Figure 6 illustrates that when the WLAN delivery. So the video packets will be delivered with
offered data traffic (L) is 7Mbps, the MSDU loss rate less delay, when the UMTS roamers are given
for data traffic is equal to zero up to 47 UMTS preferential access to the medium.
roamers. Up to this number, the capacity offered to Figures 7 and 8 reveal that when UMTS
the WLAN data users is indeed 7 Mbps and hence the roamers are given preferential access to the WLAN
bandwidth reservation policy is respected. But, when channel, the delay experienced by video packets is
more than 47 UMTS roamers are admitted to the very small for all coupling schemes. So the advantage
WLAN, the bandwidth reservation policy cannot be of this type of channel access is the acceptance of
satisfied as the bandwidth utilized by WLAN data more number of UMTS roamers and decrease in the
users is quickly diminished. So the maximum delay of video packets. But this gain is achieved at a
roamers that can be accepted to WLAN are 47. cost in delay performance of WLAN data users.
Percentage of WLAN channel time spent in contention free mode --->

60
60
Hybrid coupling (video traffic)
Tight coupling (video traffic)
Average delay for delivered packets(ms) --->

50 Loose coupling (video traffic)


50
data traffic

40
40

30
30

20
20

10
10

0
0 10 20 30 40 50 60 70 80 90 100 0
0 5 10 15 20 25 30 35 40
No. of UMTS roamers --->
No. of UMTS roamers --->

Figure 8. Average delay for delivered packets


(L= 5 Mbps) vs. No. of UMTS roamers Figure 9. Percentage of WLAN channel time spent
in contention free mode vs. No. of UMTS roamers
When the WLAN offered data traffic is
reduced (i.e., L = 5 Mbps), the number of UMTS 3.4 Contention Free Channel Access
roamers accepted increases to 78. This is because,
when WLAN offered data traffic increases, more In Contention free channel access, the
number of WLAN data users will be present in UMTS roamers do not contend with the WLAN data
WLAN and thereby leaving less bandwidth for the users. The channel access is managed by the AP and
acceptance of UMTS roamers. It is also clear that the occurs in a centric fashion. The Access point control
the access to the wireless channel by assigning interesting to note, that average delay for contention
transmission opportunities (TXOPs) to requesting free channel access is larger than the corresponding
WLAN terminals. Since access to the channel is delay in the contention-based channel access. This is
centrally controlled and there is no contention or due to the inefficient TXOP allocation of the AP and
collision and this mode is appropriate for providing it makes a worst case estimation and allocates more
parameterized QoS services. But the consequence is channel time to the polling stations so as to
the poor channel utilization. This is because; the AP accommodate the largest MSDU size.
tries to respect the negotiated delay bounds and
allocates more radio resources to a UMTS roamer 4. CONCLUSION
than required.
The simulation results show that the number
When the WLAN offered data traffic is 7 of UMTS roamers accepted to WLAN is more for
Mbps, almost 35% of channel time can be spent in contention based channel access than contention free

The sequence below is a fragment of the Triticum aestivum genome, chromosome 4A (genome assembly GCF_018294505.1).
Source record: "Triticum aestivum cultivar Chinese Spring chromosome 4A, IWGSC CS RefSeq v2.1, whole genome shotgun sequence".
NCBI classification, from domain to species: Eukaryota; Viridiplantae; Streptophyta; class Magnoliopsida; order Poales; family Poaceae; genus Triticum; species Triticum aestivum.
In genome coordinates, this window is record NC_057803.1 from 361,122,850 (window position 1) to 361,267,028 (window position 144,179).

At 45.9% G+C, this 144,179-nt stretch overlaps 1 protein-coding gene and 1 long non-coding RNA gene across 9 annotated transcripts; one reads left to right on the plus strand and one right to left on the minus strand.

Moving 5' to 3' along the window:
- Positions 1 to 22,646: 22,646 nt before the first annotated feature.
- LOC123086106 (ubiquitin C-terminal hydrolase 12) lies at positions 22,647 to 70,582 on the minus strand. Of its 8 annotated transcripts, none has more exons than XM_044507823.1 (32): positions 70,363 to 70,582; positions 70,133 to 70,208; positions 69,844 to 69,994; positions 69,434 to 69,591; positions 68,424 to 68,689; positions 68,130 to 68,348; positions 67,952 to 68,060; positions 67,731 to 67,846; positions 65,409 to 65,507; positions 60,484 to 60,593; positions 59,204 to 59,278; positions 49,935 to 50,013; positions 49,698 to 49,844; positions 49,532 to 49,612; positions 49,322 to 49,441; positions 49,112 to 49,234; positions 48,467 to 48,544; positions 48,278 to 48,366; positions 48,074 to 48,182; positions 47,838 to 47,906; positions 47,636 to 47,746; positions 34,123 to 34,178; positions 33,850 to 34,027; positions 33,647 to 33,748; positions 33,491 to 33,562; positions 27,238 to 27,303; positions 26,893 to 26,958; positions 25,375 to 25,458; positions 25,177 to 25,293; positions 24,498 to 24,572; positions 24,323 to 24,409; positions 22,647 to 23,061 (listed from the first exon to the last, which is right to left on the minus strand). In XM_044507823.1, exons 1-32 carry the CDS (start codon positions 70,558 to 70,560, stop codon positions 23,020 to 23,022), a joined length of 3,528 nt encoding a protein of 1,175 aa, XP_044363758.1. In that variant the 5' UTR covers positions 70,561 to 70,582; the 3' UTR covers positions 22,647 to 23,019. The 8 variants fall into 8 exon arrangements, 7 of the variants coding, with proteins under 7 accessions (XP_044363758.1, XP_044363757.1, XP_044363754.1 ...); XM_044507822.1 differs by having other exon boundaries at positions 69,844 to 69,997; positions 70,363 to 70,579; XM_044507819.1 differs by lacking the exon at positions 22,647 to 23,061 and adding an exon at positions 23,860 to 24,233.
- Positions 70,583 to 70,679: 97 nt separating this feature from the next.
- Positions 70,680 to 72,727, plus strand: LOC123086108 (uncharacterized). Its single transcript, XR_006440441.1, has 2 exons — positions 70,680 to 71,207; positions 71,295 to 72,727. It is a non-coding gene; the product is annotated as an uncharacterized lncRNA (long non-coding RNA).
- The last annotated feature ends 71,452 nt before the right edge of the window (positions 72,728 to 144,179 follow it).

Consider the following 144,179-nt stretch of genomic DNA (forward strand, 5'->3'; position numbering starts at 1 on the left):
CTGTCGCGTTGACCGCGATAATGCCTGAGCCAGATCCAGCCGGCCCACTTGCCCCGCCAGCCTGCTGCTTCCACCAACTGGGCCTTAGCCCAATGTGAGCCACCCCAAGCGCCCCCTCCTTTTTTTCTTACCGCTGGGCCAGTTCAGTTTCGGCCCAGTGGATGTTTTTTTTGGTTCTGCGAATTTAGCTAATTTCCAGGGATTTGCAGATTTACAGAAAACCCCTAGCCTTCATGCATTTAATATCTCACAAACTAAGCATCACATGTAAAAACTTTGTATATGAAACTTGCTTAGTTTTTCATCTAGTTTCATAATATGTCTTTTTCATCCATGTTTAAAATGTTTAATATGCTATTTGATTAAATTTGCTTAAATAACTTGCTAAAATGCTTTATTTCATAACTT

contention free mode. It can be revealed from the channel access and the count is maximum for channel
Figure 9 that when the number of UMTS roamers access mechanism when UMTS roamers are given
increases, the percentage of WLAN channel time preferential access to the medium. In contention free
spent in contention free mode increases linearly and channel access, the resource utilization is poor
for 35% of channel time, the number of UMTS because the AP provides more resources to the users
roamers supported is 26 and is less compared to than required. So this paves way towards the
contention based channel access. This is due to the acceptance of less number of UMTS roamers. The
poor management of the channel by Access point and average delay for video packets is also low in the
thereby leads to inefficient channel utilization. When channel access mechanism when UMTS roamers are
the WLAN offered data traffic reduced to 5 Mbps, 37 given preferential access to the medium. This is
UMTS roamers are accepted. This is because, when because, when UMTS roamers are given priority to
the WLAN offered data traffic is reduced, more access the medium, the video packets are served with
channel time is available for UMTS roamers. The high priority and thereby require small delay for
video packets are not lost because the AP tries to delivery. But the consequence is that, the delay for
respect the negotiated delay bounds. Therefore, the the delivery of data packets increases. The attained
QoS experienced by the UMTS roamers in this mode delay for data packets is accepted because data
is affected only by the delay characteristics and not service requires reliability rather than delay. The
loss rate. proposed scheme suggests that WLAN can support
seamless continuity of video sessions for only a
22
limited number of UMTS subscribers, which depends
Hybrid coupling
on bandwidth reservations, WLAN access
20
Tight coupling parameters, and the QoS requirements of video
Average delay for video packets(ms) --->

Loose coupling
18 sessions. The results also depicts that the proposed
16 scheme accept more roamers than tight coupling and
14
loose coupling architectures. This is because, Hybrid
coupling dynamically distributes traffic by the
12
wireless link created between the base station in
10 UMTS network and 802.11 WLAN within a same
8 cell area.
6

4